TREASURIES-Bond prices fall on less glum European data
* Private index on euro zone business hits 10-month high
* Fed to buy $1.25 bln to $1.75 bln debt due 2036-2042
* ISM U.S. services activity data on tap
* U.S. to sell a record amount of one-month bills
NEW YORK, Feb 5 (Reuters) - U.S. Treasuries prices fell on Tuesday after less worrisome data on European business activity in 10 months raised hopes of an economic recovery in the region, stoking selling of safe-haven government debt. The market sell-off was also spurred by lower yields on Italian and Spanish sovereign debt after they jumped on Monday on worries about possible major political shake-ups in euro zone's third and fourth biggest economies. Another factor exacerbating the weakness in Treasuries prices was a revived reduction of long-dated hedges on debt securities known as power reverse dual currency notes. Long-dated yields have risen recently as dealers have been unwinding hedges on these "exotic" products due to weakness in the Japanese yen against the dollar, traders and analysts said. "The key in the near term is the movement in Spanish and Italian yields. We are seeing a small reversal after Monday's move. We are seeing Treasuries yields rising in response," said Brian Reynolds, chief market strategist at Rosenblatt Securities in New York. Benchmark 10-year Treasuries notes were 15/32 in price at 96-19/32, yielding 2.011 percent, up 5.4 basis points from late on Monday when the 10-year yield hit 2.059 percent, the highest level in more than nine months. The 30-year bond were 27/32 lower in price at 91-8/32 for a yield of 3.208 percent, up 4.6 basis points from Monday's close. The weakness in Treasuries stemmed from a partial recovery in Italian and Spanish government debt when investors sold them on corruption allegations of Spanish Prime Minister Mariano Rajoy's government and growing chances that former Italian prime minister Silvio Berlusconi might regain office. The yield on 10-year Spanish government notes fell from a six-week high to 5.37 percent, down 6 basis points from Monday's close, while the yield on Italian sovereign debt slipped to 4.43 percent, down 4 basis points from late on Monday. Concerns about euro zone's political developments and their implications on the region's handling of its fiscal crisis coincided with some signs that the euro zone's economy may be turning the corner. Earlier Tuesday, Markit's Eurozone Composite PMI, based on business activity across thousands of companies, and a good gauge of economic growth, rose in January to a 10-month high of 48.6 from 47.2 in December - an improvement on the preliminary reading of 48.2.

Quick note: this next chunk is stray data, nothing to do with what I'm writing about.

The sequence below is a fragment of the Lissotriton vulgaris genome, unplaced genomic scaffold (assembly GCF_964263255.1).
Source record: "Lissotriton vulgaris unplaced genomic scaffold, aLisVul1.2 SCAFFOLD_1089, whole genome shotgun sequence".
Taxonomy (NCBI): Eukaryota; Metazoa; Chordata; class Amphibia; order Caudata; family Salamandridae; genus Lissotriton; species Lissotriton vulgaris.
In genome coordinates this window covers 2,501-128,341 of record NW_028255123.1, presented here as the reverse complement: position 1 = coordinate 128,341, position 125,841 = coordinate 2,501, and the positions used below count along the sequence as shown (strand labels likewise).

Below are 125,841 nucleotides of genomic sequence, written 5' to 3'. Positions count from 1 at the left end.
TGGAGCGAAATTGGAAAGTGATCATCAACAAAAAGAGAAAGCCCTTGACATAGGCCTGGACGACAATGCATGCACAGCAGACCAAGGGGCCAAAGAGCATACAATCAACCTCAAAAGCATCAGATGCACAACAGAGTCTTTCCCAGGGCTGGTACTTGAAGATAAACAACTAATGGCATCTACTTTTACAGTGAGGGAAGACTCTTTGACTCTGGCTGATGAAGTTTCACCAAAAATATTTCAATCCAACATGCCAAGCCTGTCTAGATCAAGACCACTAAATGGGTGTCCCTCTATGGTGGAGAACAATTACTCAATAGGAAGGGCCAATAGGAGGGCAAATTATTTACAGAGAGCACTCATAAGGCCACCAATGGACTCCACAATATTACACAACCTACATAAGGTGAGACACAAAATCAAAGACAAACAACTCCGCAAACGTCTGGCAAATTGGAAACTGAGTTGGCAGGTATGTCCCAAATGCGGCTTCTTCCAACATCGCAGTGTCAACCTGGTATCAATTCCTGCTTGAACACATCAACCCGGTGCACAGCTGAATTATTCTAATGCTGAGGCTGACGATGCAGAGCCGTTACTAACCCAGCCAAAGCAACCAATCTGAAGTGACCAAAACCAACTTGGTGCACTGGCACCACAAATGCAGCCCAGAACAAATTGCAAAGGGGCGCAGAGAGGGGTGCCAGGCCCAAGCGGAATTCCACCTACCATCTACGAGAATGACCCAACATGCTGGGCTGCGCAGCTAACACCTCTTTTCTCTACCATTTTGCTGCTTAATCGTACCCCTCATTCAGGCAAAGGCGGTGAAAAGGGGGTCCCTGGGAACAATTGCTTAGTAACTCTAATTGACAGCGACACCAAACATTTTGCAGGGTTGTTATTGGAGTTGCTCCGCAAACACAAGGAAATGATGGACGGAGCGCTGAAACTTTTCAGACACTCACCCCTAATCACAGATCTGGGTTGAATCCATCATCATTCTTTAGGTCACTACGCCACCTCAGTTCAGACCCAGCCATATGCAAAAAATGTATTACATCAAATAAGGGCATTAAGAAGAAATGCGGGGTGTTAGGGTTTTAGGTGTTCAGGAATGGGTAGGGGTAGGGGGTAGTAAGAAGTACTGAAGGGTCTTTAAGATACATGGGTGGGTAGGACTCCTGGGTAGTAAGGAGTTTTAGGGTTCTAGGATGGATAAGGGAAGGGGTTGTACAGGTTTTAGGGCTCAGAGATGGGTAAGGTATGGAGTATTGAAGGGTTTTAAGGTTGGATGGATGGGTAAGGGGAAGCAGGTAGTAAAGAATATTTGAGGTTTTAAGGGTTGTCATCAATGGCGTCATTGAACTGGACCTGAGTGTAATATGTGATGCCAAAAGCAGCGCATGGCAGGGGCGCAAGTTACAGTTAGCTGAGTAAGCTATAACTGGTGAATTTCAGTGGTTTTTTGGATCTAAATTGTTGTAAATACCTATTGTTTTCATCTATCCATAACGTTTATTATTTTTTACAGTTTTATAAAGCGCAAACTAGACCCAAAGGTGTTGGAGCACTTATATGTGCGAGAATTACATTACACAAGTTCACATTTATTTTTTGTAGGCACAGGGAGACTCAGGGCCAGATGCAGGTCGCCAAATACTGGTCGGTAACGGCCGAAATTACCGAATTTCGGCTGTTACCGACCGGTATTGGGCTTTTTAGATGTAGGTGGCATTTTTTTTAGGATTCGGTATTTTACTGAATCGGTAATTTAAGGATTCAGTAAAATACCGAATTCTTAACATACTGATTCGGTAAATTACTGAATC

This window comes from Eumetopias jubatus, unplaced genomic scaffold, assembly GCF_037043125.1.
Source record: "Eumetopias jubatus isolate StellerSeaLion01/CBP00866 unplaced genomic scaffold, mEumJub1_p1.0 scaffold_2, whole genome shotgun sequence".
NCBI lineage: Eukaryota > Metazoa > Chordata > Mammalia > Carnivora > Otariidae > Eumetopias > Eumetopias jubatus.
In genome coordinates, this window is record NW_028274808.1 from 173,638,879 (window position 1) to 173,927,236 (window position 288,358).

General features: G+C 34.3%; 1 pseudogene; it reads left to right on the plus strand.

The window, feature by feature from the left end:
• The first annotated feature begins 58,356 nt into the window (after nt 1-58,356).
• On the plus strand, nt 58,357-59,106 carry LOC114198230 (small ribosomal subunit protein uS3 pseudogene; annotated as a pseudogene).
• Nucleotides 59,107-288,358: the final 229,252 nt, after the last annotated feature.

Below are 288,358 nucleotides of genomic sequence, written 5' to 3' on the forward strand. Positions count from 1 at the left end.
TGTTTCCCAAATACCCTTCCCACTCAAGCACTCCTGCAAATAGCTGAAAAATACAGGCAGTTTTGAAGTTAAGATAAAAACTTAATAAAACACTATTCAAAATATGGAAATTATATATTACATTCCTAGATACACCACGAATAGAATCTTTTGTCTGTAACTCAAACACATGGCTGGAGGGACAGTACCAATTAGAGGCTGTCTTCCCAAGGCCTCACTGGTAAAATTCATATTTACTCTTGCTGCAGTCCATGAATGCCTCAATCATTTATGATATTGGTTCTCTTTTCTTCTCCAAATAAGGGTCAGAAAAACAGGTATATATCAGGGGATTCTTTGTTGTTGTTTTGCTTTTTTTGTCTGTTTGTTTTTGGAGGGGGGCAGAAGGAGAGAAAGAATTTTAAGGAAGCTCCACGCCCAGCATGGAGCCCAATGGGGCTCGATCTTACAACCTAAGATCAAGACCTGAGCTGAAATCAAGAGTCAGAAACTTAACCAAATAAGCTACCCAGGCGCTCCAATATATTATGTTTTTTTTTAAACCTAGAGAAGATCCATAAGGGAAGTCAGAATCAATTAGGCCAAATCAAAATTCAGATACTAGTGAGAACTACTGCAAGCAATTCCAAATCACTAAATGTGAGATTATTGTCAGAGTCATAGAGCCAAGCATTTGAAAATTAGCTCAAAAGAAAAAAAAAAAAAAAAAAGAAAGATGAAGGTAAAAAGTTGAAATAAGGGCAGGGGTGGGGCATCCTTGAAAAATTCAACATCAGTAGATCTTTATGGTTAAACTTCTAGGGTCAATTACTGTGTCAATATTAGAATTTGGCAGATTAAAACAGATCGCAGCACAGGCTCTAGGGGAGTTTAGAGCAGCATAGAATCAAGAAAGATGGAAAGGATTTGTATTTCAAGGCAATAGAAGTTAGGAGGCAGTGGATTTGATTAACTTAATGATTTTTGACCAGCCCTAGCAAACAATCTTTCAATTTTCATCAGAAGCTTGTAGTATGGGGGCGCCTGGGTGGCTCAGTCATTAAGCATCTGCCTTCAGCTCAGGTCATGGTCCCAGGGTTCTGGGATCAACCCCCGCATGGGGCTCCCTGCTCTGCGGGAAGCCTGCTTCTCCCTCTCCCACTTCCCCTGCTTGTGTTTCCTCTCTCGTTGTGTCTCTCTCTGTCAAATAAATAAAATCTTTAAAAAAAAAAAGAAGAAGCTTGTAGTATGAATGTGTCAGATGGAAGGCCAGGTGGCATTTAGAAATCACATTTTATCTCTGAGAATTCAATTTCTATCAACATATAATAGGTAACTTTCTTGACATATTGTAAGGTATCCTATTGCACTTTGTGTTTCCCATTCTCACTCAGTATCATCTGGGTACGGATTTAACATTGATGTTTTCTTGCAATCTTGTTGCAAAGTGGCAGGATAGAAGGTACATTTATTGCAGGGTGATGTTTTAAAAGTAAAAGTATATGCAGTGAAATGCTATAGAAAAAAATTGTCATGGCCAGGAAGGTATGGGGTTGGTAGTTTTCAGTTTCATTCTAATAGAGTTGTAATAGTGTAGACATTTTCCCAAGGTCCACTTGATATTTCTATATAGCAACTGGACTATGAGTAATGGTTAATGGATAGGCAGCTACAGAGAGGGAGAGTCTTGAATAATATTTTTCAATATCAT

The Institute for Supply Management will release its January figures on the U.S. services sector at 10 a.m. (1500 GMT). Economists forecast the ISM non-manufacturing index likely decline to 55.2 points in January from 55.7 in December. On the supply front, the U.S. Federal Reserve will buy $1.25 billion to $1.75 billion in Treasuries that mature between Feb. 2036 and Nov. 2042 at 11 a.m. (1600 GMT), which is part of its $44 billion purchase of Treasuries in February. The U.S. Treasury Department will sell at 11:30 a.m. (1630 GMT) $45 billion in one-month bills, which is the a record amount for this maturity.